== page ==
But if this shortage in liquidity is very large, they are forced to make normal people use these IOUs and in this case,it is no longer a mere "credit" as the bond becomes a "quasi-currency" since it will be able to circulate and cancel debts.
This is more or less how it worked in Argentina:
1) Different provinces start to issue this quasi-currency (different for each province), and shaped it just like regular banknotes so people would easily recognize them.
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2) Since it was not a "real currency" it was not mandatory between individuals, so in order to facilitate its circulation they started to accept them for tax payments.
3) To make it circulate even more, the government came to an agreement with different supermarkets to accept the IOUs. This way people could buy food with it and it helps to accept it.
4) After a few months they started to pay a portion of the salary of public employees with them (10% first, then 20%, then 30%, ...)
5) Later they let companys do the same with their own employees.
6) And finally they agreed that a debt paid with these IOUs was cancelled. Thus, they practically converted these bonds into currency without officially and legally say it.
How did it work in practice?
As I said, if the amount of money doesn't get out of hand it can work. Public employees and suppliers of the state began to receive 10%, 20% or 30% of their payments in quasi-currency, but they did not complain because they didn't lowered their salary. if they earned 1000$, now they earn 700$ and 300&, and still had 1000$ (in their heads).
The 300& were used to pay food and this way they accepted them. Companys also accepted it becasue they could pay taxes with it. This system produces large imbalances but it works short term (it lasted 2-3 years until the final conversion in Argentina).
Of course a huge black market of currencies emerged with time and it was present everywhere.
I don't want to make this post longer so if anynone has a question about the process or something I'll gladly answer it.
Last edited by Malthus; July 20th, 2015 at 06:28 AM.
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The real problem is not Greece. Greece is a comparatively rich country
- which has been overspending for more than a decade
- which has accumulated a huge debt
- populated with citizens who do not pay taxes (this habit goes back to the time of the Ottoman Empire, when not paying taxes was a virtue)
The Greek debt is no problem for Europe. Greece is a small country with a population of 11 million only. Compare it to Bavaria with a population of 12 million.
The main problems are elsewhere:
(1) If it gets easy to get rid of some of the debt we are running into a case of moral hazard
-> when bad behavior such as overspending is taken care of by other European countries, nobody will try to maintain orderly budgets
-> Italy, Portugal, Spain and France may try to get rid of their debt in the same way and continue overspending as they have done in the past
-> no other European country is rich enought to pay for Italy, Spain and France
Therefore the first villain needs to punished, the behavior of bad boys cannot be honored, if budget discipline is to be maintained somehow in Europe
Therefore a debt cut is no solution. Help the Greeks paying interest, but do not allow for any haircut!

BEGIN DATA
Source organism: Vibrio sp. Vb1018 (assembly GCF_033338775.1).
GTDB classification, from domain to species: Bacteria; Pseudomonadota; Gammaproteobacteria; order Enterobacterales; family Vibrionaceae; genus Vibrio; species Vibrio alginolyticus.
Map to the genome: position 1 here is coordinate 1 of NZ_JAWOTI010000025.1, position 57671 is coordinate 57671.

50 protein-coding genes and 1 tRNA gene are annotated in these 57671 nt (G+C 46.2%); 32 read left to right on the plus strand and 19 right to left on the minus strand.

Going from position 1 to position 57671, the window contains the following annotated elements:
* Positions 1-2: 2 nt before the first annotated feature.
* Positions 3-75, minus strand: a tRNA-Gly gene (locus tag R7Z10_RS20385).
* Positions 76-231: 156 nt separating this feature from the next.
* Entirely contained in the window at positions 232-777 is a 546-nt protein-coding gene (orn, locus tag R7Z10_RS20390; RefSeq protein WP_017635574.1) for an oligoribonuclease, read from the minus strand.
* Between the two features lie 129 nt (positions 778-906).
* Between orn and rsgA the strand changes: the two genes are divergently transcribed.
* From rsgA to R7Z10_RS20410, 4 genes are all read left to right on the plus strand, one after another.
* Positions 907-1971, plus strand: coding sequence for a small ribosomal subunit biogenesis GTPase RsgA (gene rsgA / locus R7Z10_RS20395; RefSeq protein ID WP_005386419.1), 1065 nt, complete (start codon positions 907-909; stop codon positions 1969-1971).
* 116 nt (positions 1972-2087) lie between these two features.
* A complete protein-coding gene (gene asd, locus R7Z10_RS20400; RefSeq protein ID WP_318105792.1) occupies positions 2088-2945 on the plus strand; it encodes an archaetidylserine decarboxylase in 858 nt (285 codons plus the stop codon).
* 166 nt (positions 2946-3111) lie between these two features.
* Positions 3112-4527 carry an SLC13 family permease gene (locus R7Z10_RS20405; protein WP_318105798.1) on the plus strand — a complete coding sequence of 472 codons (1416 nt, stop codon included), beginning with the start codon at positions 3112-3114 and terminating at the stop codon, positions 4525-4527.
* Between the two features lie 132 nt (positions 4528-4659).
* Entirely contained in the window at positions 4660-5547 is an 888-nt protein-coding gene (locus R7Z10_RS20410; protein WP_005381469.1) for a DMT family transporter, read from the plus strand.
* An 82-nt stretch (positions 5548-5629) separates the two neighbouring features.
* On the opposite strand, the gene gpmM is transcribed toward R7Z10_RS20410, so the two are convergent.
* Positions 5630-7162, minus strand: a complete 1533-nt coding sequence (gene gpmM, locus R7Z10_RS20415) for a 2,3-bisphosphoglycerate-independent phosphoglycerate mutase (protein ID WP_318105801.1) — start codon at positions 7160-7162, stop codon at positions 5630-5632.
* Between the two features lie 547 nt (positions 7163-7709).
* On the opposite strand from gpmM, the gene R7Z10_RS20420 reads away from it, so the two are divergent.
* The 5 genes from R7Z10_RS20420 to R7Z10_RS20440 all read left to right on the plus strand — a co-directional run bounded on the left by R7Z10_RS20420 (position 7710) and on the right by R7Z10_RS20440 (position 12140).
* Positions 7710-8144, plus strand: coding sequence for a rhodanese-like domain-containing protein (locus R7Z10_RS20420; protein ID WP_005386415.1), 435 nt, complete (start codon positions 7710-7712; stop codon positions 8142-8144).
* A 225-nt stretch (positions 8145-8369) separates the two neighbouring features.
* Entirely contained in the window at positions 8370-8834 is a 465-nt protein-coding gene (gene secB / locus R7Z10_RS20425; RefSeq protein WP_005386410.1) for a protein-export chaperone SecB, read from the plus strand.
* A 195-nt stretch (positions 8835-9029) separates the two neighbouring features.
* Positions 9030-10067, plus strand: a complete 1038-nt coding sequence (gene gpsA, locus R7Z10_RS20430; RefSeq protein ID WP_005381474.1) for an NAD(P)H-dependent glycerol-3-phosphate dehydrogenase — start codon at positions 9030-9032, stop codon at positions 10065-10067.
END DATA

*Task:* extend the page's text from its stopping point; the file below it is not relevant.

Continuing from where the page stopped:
(2) If you see Europe as a social community you should transfer money from the rich to the poor. Not from the rich to the rich.
Europes poor countries are (ranked by GDP per capita)
Why should Europe pay for a decade of Greek parties? That said only rich Greeks benefitted, the poor did not, but that is an internal Greek problem.
Therefore Greece cannot get away with the problem they have created.
If there was no moral hazard involved and if there were not so many countries with a per capita income of about a third of Greece, there would not be any problem to pay for the debt.
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This is a good analysis, but I think it is past the time when it would have been workable as a solution, in this sense:
- Greece, in my opinion, is not going to repay its debts.
- Now, if Greece does not, then, as @Fat Tailspoints out, some or all of the group consisting of Spain, Portugal, Italy, and let us add possibly Ireland, probably will not repay theirs either. It will become very tempting to populist parties in those countries to seek debt relief through debt repudiation.
- It may be too late to worry about moral hazard. However this is parsed, the situation is not likely to be stable or to be contained. If Greece reneges, it is just a matter of time before others do, and then it will be too late for "budget discipline ... to be maintained somehow in Europe."
If Greece repudiates its debt, then turmoil will of course ensue, and not only in Greece. Greece will have to exit the Euro, and the international banking system, for some time. However, if they are willing to do it, then their economy will eventually come back. They are in the position of every debtor who really does not feel they are in a position to pay, and has to decide whether they will continue paying their creditors or stop paying and accept the consequences.
It is a decision that is faced, and made, one way or another, by individuals and businesses all the time, and sometimes by nations. I think it is most reasonable to assume that they will decide to not pay, however that decision is justified, and then the unraveling of the Euro project is very likely to begin.
Obviously, this conclusion will turn out wrong if they just leave by themselves and no one else follows, and certainly it will be wrong if they decide not to renege after all. But that's where I think the probabilities now lie.